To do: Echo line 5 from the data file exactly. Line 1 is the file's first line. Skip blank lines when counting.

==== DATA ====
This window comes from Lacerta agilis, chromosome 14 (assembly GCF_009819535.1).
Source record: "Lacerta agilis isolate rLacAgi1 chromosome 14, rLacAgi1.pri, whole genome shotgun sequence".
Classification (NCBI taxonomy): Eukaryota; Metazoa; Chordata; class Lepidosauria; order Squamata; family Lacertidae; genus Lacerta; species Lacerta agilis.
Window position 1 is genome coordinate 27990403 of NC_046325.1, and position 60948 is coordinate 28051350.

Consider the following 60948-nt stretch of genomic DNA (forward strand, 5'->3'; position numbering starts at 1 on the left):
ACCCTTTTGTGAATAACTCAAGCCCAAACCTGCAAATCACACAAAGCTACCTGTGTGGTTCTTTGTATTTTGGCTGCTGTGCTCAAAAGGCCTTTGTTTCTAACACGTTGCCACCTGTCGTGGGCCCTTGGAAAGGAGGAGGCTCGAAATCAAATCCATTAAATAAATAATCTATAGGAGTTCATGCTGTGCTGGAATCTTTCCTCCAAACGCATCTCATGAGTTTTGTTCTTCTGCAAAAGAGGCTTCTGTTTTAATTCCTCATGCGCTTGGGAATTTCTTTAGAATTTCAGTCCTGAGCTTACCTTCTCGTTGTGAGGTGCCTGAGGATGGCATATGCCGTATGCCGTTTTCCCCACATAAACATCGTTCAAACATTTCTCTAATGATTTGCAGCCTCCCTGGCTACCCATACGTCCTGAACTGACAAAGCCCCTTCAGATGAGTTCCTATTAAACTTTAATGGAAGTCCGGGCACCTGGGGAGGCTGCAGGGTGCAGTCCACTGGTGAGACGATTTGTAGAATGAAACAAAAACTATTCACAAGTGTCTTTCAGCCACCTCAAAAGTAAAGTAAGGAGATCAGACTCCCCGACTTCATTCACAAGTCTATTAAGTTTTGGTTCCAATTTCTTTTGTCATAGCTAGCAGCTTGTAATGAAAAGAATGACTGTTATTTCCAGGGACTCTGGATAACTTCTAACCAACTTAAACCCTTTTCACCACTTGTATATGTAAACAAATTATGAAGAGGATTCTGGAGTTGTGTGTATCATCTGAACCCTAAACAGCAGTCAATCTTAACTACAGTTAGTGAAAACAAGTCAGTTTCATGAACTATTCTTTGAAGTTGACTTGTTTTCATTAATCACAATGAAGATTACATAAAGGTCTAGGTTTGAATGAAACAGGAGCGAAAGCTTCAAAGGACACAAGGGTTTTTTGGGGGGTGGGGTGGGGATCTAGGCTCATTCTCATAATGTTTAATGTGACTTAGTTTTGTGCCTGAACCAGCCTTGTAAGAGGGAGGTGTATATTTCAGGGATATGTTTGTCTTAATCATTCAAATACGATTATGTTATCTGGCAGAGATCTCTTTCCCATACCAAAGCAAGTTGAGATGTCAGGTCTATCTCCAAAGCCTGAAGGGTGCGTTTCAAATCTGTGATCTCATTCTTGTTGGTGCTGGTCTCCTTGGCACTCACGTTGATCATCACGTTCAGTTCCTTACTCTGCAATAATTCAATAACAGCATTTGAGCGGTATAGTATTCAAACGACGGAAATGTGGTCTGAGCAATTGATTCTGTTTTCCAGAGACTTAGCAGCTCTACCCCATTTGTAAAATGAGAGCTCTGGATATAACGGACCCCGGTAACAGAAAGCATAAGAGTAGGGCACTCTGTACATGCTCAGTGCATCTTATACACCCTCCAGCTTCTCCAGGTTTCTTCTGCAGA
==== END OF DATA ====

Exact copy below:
Consider the following 60948-nt stretch of genomic DNA (forward strand, 5'->3'; position numbering starts at 1 on the left):